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Cardiovascular Pharmacology: Open Access
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Eosinophilic Endomyocarditis: Rare Cases with Uncertain Prognosis

Thoene L*, Stahnke VC, Lotz J and Unterberg-Buchwald C

Department of Radiology, University Hospital Göttingen, Germany

*Corresponding Author:
Thoene L
Department of Radiology
University Hospital Göttingen
Robert-Koch-Straße 40
37075 Goettingen, Germany
Tel: 0049-551-3966066
Fax: 0049-551-399606
E-mail: [email protected]

Received Date: January 18, 2016; Accepted: January 28, 2016; Published: February 01, 2016

Citation: Thoene L, Stahnke VC, Lotz J, Unterberg-Buchwald C (2016) Eosinophilic Endomyocarditis: Rare Cases with Uncertain Prognosis. Cardiovasc Pharm Open Access 5:171. doi:10.4172/2329-6607.1000171

Copyright: © 2016 Thoene L, et al. This is an open-access article distributed under the terms of the Creative Commons Attribution License, which permits unrestricted use, distribution, and reproduction in any medium, provided the original author and source are credited.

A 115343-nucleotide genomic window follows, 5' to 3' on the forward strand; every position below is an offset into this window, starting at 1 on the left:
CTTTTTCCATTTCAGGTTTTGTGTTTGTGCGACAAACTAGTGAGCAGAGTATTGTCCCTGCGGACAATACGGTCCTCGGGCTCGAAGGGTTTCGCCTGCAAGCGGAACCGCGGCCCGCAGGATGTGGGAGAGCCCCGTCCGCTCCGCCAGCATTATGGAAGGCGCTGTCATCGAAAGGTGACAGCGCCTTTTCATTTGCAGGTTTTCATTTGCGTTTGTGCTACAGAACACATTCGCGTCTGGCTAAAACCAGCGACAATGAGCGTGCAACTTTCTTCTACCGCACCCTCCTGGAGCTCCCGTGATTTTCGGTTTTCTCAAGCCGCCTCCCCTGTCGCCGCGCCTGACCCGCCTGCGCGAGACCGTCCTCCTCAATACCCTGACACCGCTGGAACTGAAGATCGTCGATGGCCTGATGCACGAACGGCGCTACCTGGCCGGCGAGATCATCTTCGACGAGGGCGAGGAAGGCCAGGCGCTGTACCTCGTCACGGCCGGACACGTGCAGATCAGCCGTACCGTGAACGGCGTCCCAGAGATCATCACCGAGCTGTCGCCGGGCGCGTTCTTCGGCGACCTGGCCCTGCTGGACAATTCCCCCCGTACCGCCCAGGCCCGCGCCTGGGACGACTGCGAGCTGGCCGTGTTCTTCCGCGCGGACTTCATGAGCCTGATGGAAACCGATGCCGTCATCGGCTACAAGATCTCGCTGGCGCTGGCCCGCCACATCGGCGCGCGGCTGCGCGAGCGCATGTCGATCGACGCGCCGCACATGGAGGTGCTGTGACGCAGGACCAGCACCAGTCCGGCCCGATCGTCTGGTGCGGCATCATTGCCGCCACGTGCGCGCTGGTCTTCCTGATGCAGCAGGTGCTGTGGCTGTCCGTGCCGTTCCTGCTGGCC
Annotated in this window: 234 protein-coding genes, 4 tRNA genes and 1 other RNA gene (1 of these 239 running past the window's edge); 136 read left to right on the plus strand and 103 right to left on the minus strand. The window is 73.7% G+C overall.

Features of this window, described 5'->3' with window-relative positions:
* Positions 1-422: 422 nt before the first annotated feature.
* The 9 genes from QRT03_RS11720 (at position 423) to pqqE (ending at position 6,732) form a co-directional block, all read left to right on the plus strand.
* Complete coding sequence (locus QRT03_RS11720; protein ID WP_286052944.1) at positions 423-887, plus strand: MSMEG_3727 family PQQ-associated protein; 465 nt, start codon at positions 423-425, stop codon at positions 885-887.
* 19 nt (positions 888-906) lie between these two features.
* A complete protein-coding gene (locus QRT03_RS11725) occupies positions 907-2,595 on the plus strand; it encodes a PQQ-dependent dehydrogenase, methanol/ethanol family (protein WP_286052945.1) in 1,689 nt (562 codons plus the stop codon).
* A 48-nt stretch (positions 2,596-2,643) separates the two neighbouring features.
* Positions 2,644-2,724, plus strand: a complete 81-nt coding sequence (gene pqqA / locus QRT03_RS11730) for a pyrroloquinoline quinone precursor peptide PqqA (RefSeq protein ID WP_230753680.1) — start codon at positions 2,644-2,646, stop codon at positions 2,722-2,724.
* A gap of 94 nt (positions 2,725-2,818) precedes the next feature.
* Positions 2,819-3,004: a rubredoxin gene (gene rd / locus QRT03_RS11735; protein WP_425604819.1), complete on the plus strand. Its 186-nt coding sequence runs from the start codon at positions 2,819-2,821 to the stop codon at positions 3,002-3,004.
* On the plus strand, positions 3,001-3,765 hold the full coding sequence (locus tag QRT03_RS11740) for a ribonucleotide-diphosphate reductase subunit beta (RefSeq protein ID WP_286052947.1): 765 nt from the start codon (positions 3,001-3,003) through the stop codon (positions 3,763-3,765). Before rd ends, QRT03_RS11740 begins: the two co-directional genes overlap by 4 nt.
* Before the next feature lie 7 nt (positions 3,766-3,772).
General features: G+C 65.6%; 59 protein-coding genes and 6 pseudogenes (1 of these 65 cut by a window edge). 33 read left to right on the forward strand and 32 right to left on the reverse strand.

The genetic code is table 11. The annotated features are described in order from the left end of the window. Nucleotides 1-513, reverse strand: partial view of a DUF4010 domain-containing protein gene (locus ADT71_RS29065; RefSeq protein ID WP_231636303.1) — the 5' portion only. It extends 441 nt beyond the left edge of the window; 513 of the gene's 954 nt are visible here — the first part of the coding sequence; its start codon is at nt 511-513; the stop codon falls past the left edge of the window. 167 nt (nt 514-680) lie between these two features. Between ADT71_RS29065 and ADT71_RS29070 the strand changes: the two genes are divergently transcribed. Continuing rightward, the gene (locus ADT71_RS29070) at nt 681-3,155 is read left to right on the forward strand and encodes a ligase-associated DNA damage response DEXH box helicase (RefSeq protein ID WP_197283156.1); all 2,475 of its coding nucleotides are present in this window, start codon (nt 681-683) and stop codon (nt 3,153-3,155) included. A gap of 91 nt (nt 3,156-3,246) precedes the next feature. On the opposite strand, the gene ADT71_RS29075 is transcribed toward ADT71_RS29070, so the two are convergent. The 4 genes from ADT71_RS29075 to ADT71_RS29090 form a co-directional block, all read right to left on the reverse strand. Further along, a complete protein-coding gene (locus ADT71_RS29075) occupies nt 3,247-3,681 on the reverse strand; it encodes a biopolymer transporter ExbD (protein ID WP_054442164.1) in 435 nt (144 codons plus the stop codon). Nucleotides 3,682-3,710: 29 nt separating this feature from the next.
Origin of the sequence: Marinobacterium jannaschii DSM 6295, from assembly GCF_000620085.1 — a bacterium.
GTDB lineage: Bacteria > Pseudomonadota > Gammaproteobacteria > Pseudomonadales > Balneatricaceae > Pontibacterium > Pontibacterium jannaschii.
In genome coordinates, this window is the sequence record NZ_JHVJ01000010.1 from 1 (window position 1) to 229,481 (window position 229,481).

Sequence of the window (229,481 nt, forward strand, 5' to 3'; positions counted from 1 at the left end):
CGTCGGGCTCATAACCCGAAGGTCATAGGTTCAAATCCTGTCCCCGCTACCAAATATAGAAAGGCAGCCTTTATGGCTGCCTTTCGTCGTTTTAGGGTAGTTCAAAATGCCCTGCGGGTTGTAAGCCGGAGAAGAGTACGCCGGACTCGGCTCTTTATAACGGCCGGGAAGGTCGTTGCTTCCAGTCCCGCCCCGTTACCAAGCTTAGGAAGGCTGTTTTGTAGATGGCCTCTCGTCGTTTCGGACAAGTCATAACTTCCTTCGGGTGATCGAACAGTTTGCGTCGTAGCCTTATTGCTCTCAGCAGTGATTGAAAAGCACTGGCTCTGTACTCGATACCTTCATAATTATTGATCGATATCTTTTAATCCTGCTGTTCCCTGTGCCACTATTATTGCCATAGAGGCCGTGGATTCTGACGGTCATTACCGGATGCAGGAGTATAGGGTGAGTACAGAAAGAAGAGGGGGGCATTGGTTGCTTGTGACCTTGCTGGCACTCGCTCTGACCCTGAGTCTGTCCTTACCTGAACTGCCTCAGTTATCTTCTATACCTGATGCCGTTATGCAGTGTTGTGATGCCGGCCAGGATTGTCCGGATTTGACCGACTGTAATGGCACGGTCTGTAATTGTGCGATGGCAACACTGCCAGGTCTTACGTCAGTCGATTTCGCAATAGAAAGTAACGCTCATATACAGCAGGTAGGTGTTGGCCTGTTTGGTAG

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Case 1

A 67-year-old patient presented in a rural hospital with an increasing fatigue and worsening of her general state of health. She had a known rheumatoid arthritis that was diagnosed in 1990. One year before she suffered from a first cerebral ischemia that recurred in the following months resulting in a sensomotoric hemiparesis. In addition she underwent Hemicolectomy with chemotherapy two months before the actual admission. The laboratory showed a leukocytosis, an eosinophilia and an increase in C-reactive protein. A transthoracic Echocardiogram (Figure 1) showed two large thrombi in both ventricles and a moderately reduced function of both ventricles (visual EF=35-40%). Earlier coronary angiography did not show any pathology that could explain the reduced ventricular function. The rural hospital started a therapy with oral steroids (prednisone 60 mg) and transferred the patient to the university hospital for further diagnosis. Cardiac MRI showed a highly reduced left ventricular ejection fraction (EF=27%) and a normal right ventricular ejection fraction (EF=55%) with huge thrombi in both ventricles (Figure 2). Late Gadolinium Enhancement of the entire endocardium and partial patchy late enhancement of the myocardium was shown (Figure 3). Due to the large thrombi myocardial biopsy was contraindicated. The most appropriate diagnosis of Loeffler’s endocarditis was deduced from the synopsis of the above descripted findings. As a hypereosinophilic syndrome can be associated with a FIP1L1-PDGFRA mutation this was ruled out. Besides a standard heart failure therapy (ACE, diuretics and beta blocker) anticoagulation with low molecular heparin was started and converted to a therapy with dabigatran during the inpatient stay.